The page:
Workers’ comp has done an admirable job reducing the volume and potency of opioids dispensed to work comp patients.
This from our latest Survey of Prescription Drug Management in Workers’ Comp…
The question is – how many work comp patients really stop taking opioids?
A Canadian study offers a sobering possibility – many likely did not.
those injured workers that received…120 MED or more at the end of their claim were likely to have post-claim opioid use in approximately 80% of cases. [emphasis added]
Caveats abound – different country, different system, different approach to opioid management. Yet we need to ask ourselves questions that are deep and uncomfortable.
Did we really help these patients?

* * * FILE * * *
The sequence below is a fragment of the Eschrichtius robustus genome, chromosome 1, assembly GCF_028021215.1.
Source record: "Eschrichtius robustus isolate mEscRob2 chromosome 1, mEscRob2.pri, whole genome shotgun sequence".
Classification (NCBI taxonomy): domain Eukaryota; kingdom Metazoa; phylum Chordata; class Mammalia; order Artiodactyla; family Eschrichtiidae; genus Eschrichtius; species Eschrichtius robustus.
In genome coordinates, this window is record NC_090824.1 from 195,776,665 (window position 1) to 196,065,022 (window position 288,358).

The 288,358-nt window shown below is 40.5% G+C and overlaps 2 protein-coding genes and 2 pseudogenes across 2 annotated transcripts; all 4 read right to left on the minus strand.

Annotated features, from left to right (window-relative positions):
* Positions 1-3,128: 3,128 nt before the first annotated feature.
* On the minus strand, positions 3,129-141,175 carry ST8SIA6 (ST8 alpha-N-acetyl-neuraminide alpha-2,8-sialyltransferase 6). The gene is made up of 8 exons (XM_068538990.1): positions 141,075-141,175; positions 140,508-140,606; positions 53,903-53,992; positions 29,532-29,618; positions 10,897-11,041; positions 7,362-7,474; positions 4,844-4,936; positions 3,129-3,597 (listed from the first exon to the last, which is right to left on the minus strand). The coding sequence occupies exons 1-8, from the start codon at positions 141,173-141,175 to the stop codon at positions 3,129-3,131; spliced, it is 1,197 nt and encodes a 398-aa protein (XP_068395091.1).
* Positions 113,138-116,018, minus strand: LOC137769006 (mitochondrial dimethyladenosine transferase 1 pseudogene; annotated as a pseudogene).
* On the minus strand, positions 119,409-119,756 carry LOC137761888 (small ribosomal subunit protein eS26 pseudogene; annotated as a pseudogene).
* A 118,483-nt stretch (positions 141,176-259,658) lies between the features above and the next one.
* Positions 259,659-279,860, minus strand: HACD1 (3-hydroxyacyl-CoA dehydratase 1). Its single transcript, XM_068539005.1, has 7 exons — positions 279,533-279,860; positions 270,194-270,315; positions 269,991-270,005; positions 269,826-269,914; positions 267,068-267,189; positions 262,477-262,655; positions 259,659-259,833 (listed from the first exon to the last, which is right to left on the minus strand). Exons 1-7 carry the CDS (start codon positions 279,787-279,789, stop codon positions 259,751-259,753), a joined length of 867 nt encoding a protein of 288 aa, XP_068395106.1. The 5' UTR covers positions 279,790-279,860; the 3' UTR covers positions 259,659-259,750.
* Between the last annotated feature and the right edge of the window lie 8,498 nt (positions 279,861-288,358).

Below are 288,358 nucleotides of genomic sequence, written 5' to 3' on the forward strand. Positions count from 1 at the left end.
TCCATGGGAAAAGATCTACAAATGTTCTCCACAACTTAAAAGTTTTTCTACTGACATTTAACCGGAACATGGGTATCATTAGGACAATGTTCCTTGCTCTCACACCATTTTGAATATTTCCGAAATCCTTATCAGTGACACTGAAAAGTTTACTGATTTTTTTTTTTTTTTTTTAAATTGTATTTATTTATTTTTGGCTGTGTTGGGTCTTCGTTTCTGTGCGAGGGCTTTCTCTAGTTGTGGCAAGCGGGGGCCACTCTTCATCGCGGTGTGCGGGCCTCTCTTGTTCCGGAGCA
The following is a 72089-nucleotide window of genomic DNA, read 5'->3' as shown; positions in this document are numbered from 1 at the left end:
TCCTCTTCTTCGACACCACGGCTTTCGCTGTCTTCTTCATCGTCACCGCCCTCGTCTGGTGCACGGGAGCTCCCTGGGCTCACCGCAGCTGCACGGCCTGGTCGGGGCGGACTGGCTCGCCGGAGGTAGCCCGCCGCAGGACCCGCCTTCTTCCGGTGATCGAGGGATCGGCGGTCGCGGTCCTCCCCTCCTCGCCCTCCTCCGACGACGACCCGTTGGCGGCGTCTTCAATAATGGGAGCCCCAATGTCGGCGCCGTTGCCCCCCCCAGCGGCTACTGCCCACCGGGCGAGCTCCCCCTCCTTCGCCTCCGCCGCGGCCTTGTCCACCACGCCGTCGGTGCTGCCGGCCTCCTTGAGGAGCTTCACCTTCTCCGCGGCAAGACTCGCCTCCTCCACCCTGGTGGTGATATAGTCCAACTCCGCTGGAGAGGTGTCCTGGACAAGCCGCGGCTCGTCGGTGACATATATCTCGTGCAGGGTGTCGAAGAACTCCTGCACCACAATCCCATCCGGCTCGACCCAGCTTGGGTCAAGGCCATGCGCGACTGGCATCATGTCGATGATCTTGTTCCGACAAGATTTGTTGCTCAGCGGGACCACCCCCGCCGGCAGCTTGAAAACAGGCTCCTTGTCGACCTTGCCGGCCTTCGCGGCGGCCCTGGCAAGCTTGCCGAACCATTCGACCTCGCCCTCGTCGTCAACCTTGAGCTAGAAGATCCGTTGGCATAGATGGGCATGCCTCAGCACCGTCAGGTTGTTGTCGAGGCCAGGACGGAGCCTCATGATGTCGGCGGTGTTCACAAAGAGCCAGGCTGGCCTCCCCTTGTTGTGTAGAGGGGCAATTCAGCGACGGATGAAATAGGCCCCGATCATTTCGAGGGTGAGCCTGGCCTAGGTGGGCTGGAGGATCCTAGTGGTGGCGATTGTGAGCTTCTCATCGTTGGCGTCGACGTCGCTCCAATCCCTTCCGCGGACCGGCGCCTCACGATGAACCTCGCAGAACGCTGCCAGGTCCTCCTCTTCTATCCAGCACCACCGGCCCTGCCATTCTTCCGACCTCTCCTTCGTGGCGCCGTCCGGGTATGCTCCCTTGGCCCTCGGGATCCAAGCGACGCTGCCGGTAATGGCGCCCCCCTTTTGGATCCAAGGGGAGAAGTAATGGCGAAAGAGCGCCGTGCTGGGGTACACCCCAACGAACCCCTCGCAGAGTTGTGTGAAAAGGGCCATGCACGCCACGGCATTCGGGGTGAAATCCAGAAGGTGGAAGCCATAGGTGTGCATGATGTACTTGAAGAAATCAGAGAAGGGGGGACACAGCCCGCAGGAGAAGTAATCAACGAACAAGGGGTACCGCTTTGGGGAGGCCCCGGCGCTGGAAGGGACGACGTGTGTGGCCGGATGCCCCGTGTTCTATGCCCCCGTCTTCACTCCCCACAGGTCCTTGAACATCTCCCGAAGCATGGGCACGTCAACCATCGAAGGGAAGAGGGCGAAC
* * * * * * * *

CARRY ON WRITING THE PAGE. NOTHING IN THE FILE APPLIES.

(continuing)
Were they addicted, dependent, and/or have serious chronic pain that we failed to adequately address?
Have we looked deep enough into what happened to those patients taking opioids after they stopped?
Perhaps most important – What is our responsibility to those patients?
This is not – an any way – justification for the opioid industry’s twisted and misguided attack on efforts to reduce opioid over-prescribing. It is crystal clear that industry has killed hundreds of thousands of people, devastating communities and families.
Rather, we need to make very sure we are doing the right thing for patients. In some instances this will involve telling patients what they don’t want to hear; we need to be prepared to do that and help them thru the process, while understanding that process is very difficult.
What does this mean for you?
Do you know whether patients no longer getting opioids via work comp are still taking them? What responsibility do you bear?